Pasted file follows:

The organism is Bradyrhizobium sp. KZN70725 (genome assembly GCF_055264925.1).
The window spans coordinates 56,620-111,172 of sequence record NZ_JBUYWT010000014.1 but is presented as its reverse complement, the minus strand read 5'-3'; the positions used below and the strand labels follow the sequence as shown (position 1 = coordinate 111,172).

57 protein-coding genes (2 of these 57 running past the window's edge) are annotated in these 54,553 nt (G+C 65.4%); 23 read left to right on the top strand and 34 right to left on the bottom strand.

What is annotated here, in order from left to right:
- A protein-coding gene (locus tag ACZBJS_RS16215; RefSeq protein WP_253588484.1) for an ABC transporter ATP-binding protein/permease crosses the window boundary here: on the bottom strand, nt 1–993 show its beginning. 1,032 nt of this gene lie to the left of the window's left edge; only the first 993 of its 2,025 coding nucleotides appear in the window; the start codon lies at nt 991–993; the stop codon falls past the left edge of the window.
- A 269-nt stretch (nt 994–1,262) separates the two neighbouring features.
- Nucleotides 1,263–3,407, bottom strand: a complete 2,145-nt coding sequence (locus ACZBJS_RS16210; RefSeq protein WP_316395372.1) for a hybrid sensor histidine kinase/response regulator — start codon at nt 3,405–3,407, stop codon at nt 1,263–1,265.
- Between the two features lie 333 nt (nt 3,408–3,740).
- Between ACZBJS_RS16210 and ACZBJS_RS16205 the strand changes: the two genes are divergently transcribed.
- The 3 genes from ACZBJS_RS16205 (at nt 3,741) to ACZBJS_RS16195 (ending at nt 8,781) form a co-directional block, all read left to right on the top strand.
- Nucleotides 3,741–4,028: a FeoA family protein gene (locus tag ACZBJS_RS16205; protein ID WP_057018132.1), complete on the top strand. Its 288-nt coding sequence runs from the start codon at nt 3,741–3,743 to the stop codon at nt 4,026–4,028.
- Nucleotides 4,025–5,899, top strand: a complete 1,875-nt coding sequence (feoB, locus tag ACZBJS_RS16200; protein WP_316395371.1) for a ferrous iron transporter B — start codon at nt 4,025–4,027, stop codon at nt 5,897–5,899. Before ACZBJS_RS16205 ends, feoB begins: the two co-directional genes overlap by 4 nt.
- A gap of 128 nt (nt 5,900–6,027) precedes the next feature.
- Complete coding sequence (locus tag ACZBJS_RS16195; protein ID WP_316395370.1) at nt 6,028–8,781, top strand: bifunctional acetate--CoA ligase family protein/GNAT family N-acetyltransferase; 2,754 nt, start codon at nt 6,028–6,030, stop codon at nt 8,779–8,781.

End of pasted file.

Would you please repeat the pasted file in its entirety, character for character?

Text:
The organism is Bradyrhizobium sp. KZN70725 (genome assembly GCF_055264925.1).
The window spans coordinates 56,620-111,172 of sequence record NZ_JBUYWT010000014.1 but is presented as its reverse complement, the minus strand read 5'-3'; the positions used below and the strand labels follow the sequence as shown (position 1 = coordinate 111,172).

57 protein-coding genes (2 of these 57 running past the window's edge) are annotated in these 54,553 nt (G+C 65.4%); 23 read left to right on the top strand and 34 right to left on the bottom strand.

What is annotated here, in order from left to right:
- A protein-coding gene (locus tag ACZBJS_RS16215; RefSeq protein WP_253588484.1) for an ABC transporter ATP-binding protein/permease crosses the window boundary here: on the bottom strand, nt 1–993 show its beginning. 1,032 nt of this gene lie to the left of the window's left edge; only the first 993 of its 2,025 coding nucleotides appear in the window; the start codon lies at nt 991–993; the stop codon falls past the left edge of the window.
- A 269-nt stretch (nt 994–1,262) separates the two neighbouring features.
- Nucleotides 1,263–3,407, bottom strand: a complete 2,145-nt coding sequence (locus ACZBJS_RS16210; RefSeq protein WP_316395372.1) for a hybrid sensor histidine kinase/response regulator — start codon at nt 3,405–3,407, stop codon at nt 1,263–1,265.
- Between the two features lie 333 nt (nt 3,408–3,740).
- Between ACZBJS_RS16210 and ACZBJS_RS16205 the strand changes: the two genes are divergently transcribed.
- The 3 genes from ACZBJS_RS16205 (at nt 3,741) to ACZBJS_RS16195 (ending at nt 8,781) form a co-directional block, all read left to right on the top strand.
- Nucleotides 3,741–4,028: a FeoA family protein gene (locus tag ACZBJS_RS16205; protein ID WP_057018132.1), complete on the top strand. Its 288-nt coding sequence runs from the start codon at nt 3,741–3,743 to the stop codon at nt 4,026–4,028.
- Nucleotides 4,025–5,899, top strand: a complete 1,875-nt coding sequence (feoB, locus tag ACZBJS_RS16200; protein WP_316395371.1) for a ferrous iron transporter B — start codon at nt 4,025–4,027, stop codon at nt 5,897–5,899. Before ACZBJS_RS16205 ends, feoB begins: the two co-directional genes overlap by 4 nt.
- A gap of 128 nt (nt 5,900–6,027) precedes the next feature.
- Complete coding sequence (locus tag ACZBJS_RS16195; protein ID WP_316395370.1) at nt 6,028–8,781, top strand: bifunctional acetate--CoA ligase family protein/GNAT family N-acetyltransferase; 2,754 nt, start codon at nt 6,028–6,030, stop codon at nt 8,779–8,781.